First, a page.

ever retaining an unconquerable

Passing around the house to escape from the rear, the two girls suddenly
came upon two men, whom, in the darkness, they conceived to be Van Zandt
and Carl.

Theresa, in the excitement of the moment, lifted her sword in her hand
and pointed it at the breast of the nearest, who rushed toward her.

“Stand back,” she cried; “I will not be taken alive.”



The strength which had sustained her until this moment gave way, and she
sunk into the arms of her lover.

“Let us away,” said Willie. “Come, Robert, you are slow.”

Robert Holmes dropped the bar with which he had been prying open the
window, and came forward, saying:

“Our work is taken out of our hands. Katrine, have you no greeting for
me, now that I am no longer Boston Bainbridge, but Robert Holmes?”

His voice broke the spell; she was in his arms in a moment, sobbing.
“They told me you were dead. I thought I knew your voice.”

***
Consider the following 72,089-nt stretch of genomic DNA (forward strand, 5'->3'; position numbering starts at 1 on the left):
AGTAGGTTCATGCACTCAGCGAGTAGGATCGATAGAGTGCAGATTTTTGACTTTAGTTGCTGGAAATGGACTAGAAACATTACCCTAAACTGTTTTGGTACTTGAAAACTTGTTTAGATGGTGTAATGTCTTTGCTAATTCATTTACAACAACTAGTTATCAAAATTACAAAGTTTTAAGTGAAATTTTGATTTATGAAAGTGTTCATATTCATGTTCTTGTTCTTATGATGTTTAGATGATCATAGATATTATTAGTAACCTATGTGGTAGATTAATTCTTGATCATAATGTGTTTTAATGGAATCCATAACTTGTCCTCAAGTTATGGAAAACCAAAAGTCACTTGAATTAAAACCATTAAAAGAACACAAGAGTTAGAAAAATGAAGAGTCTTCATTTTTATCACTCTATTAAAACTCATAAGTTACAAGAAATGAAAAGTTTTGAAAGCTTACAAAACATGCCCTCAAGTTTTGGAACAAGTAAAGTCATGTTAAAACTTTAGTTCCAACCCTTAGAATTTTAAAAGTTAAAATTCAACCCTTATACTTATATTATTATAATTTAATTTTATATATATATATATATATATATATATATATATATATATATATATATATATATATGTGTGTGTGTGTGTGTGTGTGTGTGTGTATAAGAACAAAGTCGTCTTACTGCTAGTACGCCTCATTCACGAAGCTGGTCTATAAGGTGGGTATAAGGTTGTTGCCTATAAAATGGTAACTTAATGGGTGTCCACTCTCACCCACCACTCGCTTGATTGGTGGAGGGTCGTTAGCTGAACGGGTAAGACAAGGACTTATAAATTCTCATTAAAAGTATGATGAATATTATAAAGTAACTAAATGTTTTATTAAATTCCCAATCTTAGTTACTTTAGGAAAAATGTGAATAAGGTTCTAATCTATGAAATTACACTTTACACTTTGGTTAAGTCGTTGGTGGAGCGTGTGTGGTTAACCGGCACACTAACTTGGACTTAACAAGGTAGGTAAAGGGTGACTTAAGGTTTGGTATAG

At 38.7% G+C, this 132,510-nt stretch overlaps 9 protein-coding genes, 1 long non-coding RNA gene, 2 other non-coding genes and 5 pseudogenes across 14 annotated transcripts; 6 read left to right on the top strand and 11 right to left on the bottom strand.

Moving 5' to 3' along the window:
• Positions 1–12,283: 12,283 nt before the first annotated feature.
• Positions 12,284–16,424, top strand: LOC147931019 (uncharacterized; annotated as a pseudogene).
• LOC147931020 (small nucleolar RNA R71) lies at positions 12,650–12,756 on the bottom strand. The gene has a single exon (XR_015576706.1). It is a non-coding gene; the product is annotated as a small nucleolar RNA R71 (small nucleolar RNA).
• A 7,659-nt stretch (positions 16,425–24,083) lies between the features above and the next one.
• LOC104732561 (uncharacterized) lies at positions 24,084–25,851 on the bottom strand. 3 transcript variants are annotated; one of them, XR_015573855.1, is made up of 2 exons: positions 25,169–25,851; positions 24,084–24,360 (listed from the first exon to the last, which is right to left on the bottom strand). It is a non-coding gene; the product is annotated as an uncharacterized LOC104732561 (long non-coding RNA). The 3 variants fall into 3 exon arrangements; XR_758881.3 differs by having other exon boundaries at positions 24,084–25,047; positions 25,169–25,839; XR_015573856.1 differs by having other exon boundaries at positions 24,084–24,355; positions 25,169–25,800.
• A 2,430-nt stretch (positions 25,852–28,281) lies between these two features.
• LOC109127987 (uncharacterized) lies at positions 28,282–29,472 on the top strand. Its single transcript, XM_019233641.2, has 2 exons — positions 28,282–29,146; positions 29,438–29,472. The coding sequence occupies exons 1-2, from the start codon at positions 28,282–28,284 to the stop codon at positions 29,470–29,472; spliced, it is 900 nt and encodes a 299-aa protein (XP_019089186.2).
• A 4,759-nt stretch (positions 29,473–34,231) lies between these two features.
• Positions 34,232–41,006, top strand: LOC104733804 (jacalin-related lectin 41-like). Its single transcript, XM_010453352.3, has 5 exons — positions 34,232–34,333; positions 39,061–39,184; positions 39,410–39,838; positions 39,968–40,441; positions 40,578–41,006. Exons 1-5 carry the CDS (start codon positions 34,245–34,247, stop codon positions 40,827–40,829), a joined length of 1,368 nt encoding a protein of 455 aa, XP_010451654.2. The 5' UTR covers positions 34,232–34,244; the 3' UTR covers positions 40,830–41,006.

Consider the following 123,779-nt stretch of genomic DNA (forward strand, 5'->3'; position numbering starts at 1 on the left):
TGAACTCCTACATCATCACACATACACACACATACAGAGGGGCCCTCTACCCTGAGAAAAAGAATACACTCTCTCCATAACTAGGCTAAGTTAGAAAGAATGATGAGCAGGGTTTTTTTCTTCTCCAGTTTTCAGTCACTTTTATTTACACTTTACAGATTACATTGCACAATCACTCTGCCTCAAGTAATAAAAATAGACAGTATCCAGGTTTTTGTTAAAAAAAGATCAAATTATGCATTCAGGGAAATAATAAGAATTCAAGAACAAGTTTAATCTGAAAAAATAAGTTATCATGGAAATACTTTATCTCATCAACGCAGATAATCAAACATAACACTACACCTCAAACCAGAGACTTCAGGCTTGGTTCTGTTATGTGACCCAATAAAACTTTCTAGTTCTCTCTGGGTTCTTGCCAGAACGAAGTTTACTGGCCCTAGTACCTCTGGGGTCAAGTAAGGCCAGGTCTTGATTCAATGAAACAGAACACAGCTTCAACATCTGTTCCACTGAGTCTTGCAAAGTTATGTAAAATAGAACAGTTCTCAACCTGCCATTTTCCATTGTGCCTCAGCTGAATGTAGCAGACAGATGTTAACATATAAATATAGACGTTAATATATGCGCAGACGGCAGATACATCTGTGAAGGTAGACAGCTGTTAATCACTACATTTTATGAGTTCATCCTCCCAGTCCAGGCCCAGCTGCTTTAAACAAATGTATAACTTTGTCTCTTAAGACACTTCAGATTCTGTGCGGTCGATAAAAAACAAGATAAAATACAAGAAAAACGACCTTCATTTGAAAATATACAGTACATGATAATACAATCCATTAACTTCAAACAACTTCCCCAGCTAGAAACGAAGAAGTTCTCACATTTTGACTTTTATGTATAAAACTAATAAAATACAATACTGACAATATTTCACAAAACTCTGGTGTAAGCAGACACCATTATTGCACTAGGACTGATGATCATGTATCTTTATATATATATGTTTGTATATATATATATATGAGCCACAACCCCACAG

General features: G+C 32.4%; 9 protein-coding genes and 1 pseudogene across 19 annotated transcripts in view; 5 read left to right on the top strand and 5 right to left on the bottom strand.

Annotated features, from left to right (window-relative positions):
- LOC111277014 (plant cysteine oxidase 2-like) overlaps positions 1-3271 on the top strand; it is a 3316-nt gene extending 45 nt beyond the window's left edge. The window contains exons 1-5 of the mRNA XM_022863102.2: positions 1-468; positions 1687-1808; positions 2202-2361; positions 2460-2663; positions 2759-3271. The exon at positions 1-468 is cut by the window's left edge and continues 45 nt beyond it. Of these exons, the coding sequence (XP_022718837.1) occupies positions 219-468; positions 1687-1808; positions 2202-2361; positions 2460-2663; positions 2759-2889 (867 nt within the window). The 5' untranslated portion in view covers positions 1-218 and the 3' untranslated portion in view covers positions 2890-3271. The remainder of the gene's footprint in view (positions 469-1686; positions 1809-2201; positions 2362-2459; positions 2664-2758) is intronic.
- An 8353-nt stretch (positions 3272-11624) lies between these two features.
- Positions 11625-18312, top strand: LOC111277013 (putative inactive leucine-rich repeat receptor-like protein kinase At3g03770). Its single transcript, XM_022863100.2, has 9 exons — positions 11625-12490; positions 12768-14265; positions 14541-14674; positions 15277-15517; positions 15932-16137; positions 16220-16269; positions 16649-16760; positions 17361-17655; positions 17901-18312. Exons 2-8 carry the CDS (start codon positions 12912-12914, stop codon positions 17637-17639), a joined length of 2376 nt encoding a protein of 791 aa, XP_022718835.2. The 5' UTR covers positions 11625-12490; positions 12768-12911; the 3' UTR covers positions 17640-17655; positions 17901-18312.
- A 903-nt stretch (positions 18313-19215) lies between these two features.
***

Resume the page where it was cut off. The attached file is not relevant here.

“Let us get out of this, Robert,” said Willie. “You had better carry
Katrine. How much they must have endured.”

“Preserve the sword, Willie,” whispered Theresa, “it has saved me.”

Keeping in the rear of the house, they stole out of the postern gate
through which they had entered, and soon placed the girls in safety in
the house which was first taken. This done, the young men went back to
their duty. Van Curter was there.

“Have you succeeded?” he cried, taking his cue from their happy faces.

“Yes, thank God, the girls are out of that villain’s power, and we have
nothing to restrain us from an attack upon the house. Give me that white
scarf, and I will speak to them.”

“Be careful, Robert,” said his brother; “they are desperate men, and may
not respect the flag.”

“Robert took a ramrod, and fastened the white scarf upon it. Ordering his
men to cease firing, the young man passed into the parade and called to
Van Zandt.

“Why are you here again?” he demanded, angrily.

“To ask you to yield. Why should we shed blood, when nothing can be
gained? Open your doors and let us enter.”

“You ask in vain,” was the stern answer; “you want the girls, I suppose;